At some time or another, your child may fall victim to a bully. Statistics have shown that at least one in ten kids are bullied during their school years and if action is not taken to stop the bullying, it can have a lifelong affect on the child. Parents need to be aware and they need to recognize the common symptoms that are displayed by bullied kids.
What is bullying?
We have all heard the saying -sticks and stones may break my bones but words can never harm me! . This is far removed from the truth. Although physical bullying is bad, emotional bullying is equally harmful and when the bully humiliates their victim, the child will suffer from the affects of the intimidation and humiliation for many years to come. Bullying occurs when a child becomes the victim or the target of a certain child or of a group of children. In most cases (if not in all cases), bullying is deliberate and bullies will go out of their way to pinpoint their victims and make their lives unbearable.
- Physical abuse (hitting, punching, kicking, etc)
- Mocking or teasing their victim
- Threatening (threats may be done face to face or via SMSes, etc.)
- Stealing or taking the child’s belongings (their lunch, money, schoolbooks, etc)
- Calling the child insulting names – boys are often called -gay or referred to by other derogatory terms
- Racial insults
- Preventing victims from playing games or becoming involved in activities
- The spreading of rumours (using cell phone applications like Mxit or BBM to spread hurtful rumours is now becoming increasingly common in South African schools)
Why my child?
One of the hardest things for parents to come to terms with is trying to understand why their child has fallen victim to bullies and why their child has been singled out by intimidators. The reality of the situation is that bullies target kids who appear to be -different’. One must remember that bullies are themselves unhappy and they are looking for a way in which they can release their pent up anger and their own feelings of inadequacy. Bullies seek children who are unusually quiet and reserved (often loners) and who are not physically able to defend themselves. They perceive kids who are overweight or who have a disability to be the perfect victims.
A bullied child – the effects and symptoms
A child’s physical and mental health will be severely impacted by bullying. A once-happy child will become an introverted, sad and angry child. The child will attempt to fake illnesses to try and get out of going to school and since kids who are bullied need to constantly -watch their backs’ their schoolwork will suffer as they will be unable to focus in class.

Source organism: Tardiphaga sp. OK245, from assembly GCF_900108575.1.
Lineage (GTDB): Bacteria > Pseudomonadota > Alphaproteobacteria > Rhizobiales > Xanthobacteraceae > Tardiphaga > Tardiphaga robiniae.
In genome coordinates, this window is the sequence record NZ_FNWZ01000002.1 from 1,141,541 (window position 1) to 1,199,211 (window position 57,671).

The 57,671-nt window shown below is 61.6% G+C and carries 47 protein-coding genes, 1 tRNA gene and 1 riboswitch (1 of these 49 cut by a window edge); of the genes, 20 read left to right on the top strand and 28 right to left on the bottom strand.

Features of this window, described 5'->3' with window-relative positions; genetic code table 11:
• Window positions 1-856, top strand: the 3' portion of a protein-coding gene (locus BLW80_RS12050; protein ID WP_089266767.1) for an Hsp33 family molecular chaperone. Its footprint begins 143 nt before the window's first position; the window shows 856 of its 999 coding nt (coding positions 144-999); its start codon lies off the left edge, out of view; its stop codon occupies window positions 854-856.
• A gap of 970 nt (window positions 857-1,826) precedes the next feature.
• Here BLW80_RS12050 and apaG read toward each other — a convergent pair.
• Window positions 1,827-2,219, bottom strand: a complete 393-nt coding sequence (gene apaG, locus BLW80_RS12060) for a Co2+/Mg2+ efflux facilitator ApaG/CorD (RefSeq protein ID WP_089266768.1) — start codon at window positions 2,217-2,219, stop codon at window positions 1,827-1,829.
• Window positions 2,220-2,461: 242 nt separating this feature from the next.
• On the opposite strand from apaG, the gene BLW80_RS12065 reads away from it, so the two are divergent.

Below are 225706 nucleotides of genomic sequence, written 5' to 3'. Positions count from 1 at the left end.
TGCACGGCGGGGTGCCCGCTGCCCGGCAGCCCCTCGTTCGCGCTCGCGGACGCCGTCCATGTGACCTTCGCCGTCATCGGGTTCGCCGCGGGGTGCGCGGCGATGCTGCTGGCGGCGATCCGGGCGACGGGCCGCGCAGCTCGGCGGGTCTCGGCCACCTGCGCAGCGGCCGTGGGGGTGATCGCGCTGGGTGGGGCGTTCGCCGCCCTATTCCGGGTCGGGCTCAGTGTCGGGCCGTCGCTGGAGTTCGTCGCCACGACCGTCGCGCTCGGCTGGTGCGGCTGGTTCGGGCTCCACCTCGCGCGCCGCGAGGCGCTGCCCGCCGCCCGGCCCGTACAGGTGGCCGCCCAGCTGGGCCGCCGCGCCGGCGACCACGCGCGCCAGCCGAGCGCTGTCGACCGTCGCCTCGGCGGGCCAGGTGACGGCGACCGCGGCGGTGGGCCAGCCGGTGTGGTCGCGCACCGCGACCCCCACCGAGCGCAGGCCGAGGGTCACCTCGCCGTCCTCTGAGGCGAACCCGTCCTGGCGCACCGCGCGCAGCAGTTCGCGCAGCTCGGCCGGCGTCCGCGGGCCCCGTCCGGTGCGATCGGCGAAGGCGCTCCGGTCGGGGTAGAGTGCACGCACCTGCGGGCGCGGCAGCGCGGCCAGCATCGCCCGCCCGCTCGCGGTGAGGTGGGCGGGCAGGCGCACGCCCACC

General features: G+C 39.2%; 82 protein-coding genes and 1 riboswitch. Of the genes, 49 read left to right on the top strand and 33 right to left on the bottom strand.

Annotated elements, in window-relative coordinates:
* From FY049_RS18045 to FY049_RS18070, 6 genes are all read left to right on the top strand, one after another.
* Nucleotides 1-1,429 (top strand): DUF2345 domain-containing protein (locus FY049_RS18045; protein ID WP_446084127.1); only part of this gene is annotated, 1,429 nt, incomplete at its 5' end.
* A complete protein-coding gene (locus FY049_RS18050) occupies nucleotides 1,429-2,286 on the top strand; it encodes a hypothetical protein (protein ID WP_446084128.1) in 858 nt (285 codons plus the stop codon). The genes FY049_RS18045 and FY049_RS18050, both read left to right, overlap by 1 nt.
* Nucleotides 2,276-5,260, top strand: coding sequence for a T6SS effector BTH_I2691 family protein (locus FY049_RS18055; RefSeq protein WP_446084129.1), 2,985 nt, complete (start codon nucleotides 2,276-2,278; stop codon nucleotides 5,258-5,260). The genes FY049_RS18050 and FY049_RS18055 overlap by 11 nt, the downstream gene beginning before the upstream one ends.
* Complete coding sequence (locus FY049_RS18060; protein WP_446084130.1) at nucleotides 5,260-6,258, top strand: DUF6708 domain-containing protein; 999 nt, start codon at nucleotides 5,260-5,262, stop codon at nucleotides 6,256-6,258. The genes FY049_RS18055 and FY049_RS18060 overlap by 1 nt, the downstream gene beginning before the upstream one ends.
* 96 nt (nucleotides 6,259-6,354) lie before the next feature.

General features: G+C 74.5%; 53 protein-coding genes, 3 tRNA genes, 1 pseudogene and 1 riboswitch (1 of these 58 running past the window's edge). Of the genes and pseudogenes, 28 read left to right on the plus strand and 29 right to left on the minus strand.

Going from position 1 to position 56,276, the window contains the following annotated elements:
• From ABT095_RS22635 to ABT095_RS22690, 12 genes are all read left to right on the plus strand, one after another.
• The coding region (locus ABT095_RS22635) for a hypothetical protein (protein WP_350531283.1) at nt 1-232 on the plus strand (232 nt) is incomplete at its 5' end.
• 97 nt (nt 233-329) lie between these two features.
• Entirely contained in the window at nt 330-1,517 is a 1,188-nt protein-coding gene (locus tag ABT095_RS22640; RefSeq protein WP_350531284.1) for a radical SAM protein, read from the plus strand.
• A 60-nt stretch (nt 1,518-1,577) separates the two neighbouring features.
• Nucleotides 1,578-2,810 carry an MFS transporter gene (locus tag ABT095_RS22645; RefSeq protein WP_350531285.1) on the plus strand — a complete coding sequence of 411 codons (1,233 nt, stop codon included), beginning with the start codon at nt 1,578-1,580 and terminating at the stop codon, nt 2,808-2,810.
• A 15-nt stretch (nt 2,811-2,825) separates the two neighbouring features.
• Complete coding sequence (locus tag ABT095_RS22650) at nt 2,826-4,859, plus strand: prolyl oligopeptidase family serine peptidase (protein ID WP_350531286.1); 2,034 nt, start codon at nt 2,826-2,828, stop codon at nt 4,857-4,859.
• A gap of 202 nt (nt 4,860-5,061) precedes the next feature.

The affects of bullying include:
- Depression (in severe cases of bullying, especially with teenagers, kids may become suicidal)
- Loss of confidence and self-esteem
- Difficulty forming relationships or trusting others
- In later years, children who have been bullied or who are bullied will turn to drugs, tobacco or alcohol as a means to try and -fit’ into a crowd or as means to escape their feelings of inadequacy and sadness
If bullying is not dealt with and stopped, the problems will continue and the bullying will become worse. When kids have been bullied, the affects are felt long after the bullying has stopped.
Why children don’t want to name and shame
One would think that if a child’s life was being turned upside down by a nasty bully, the victim would approach teachers or parents to help them to stop the bullying. Older children (this especially true for boys) are scared to talk of the abuse as they feel embarrassed or ashamed by it and they believe that they actually deserve to be ill-treated. Remember, a bully threatens their victims and kids are usually fearful of the bully and of his or her threats.
What parents can do
Bullying is a very serious issue and if it’s not stopped, it can have long-term effects on a child. If you suspect your child is the victim of the school bully, report your suspicions immediately. Go to the school principal and if action is not taken, you have every right to report the bullying to your local school department, such as the GDE!
Research has shown that children believe that when they report the bullying to an educator nothing is going to be done to stop it. Due to this reason, parents need to take a stand and the necessary action to stop the harassment. Parents and children can visit the Childline website (www.childlinesa.org.za/content/view/34/88/) where more information and assistance may be obtained on how to handle bullying in schools.
Parents must not assume that the victimisation will blow over or assume that bullying and teasing is just part of growing up. The tormentor won’t stop unless they are forced to do so! Boys are usually the target of bullies and parents need to encourage their sons to talk and to express their emotions.
Depending on the severity and the nature of the bullying, it’s often beneficial for a child to attend counselling sessions. Even after bullying has come to an end, the child continues to suffer from the affects, and a trained and compassionate counsellor will help the child to gain perspective on his or her feelings and emotions.
Parents should also bear in mind that even though it appears that the bully or bullies are in charge – bullying is often a cry for help and these kids are suffering from low self-esteem or they are acting out their own anger. Like their victims, bullies require the right guidance and assistance and they need to find positive methods and positive outlets to deal with and cope with their emotions.